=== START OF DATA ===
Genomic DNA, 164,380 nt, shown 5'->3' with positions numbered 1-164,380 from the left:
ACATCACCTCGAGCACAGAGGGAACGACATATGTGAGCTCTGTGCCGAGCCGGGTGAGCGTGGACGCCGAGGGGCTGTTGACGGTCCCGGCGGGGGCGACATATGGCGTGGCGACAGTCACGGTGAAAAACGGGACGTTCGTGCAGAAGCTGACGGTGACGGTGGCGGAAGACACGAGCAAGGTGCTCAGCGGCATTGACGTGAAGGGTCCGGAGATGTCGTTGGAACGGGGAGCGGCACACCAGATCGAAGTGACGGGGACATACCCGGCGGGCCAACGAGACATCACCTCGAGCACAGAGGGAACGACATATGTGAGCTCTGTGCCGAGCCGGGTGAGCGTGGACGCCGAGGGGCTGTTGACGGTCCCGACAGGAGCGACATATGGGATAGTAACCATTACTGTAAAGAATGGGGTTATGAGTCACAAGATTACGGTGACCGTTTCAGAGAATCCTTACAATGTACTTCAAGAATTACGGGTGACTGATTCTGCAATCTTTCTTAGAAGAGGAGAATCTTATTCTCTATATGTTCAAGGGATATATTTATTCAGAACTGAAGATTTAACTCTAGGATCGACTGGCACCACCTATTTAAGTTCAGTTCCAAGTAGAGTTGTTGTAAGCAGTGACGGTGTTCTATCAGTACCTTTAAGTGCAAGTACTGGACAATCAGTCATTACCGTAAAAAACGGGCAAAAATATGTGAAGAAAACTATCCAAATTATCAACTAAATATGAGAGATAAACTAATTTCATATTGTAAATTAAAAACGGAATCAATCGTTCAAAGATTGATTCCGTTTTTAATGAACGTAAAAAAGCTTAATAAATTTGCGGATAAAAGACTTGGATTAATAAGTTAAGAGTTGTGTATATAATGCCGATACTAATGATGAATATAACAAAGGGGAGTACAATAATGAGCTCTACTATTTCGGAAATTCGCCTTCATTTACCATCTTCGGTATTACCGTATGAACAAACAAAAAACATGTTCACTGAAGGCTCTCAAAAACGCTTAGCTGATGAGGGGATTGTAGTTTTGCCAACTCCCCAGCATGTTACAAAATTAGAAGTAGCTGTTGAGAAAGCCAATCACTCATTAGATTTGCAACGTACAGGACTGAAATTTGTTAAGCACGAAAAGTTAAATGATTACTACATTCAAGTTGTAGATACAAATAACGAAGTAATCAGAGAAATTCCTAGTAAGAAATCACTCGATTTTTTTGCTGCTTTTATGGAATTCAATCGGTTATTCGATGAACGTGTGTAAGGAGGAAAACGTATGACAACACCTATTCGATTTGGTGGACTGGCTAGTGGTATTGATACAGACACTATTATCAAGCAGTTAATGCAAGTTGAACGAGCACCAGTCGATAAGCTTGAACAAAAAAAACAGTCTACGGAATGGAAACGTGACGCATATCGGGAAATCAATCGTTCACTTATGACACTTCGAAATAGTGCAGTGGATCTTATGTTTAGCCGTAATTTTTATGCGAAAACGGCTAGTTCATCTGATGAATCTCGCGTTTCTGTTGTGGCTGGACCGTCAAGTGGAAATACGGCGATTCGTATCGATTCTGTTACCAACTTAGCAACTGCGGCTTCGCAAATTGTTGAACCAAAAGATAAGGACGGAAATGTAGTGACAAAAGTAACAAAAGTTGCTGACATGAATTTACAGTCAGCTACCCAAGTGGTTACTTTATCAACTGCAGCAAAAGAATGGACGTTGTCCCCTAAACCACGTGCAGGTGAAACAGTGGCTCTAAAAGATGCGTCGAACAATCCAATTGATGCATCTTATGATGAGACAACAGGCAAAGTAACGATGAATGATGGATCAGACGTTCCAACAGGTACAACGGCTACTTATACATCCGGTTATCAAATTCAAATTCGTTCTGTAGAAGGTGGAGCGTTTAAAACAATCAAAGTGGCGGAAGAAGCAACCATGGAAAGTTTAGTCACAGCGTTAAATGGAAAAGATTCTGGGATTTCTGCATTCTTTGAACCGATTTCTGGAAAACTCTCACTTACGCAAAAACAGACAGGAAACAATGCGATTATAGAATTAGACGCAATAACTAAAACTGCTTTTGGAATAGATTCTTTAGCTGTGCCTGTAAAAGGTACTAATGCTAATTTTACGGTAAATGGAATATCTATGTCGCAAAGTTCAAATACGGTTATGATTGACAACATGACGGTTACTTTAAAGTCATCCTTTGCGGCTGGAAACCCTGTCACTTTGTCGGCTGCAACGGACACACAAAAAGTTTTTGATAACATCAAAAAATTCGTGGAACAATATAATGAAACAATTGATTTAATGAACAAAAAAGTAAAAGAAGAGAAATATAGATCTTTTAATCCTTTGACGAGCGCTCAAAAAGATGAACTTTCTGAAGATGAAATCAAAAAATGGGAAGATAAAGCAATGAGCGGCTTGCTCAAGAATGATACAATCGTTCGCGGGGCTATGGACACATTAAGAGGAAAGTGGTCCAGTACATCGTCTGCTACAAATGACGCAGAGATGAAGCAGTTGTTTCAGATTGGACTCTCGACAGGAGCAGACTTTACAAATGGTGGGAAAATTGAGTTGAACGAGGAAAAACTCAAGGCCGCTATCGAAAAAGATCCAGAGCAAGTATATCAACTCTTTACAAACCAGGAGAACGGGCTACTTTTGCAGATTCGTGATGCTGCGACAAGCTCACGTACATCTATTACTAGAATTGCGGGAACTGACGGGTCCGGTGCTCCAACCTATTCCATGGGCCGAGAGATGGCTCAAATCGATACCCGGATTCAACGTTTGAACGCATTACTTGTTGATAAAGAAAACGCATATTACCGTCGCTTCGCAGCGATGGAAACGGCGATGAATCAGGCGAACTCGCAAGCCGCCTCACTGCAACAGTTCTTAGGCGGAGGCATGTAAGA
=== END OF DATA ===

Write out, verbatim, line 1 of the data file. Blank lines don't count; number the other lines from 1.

Genomic DNA, 164,380 nt, shown 5'->3' with positions numbered 1-164,380 from the left: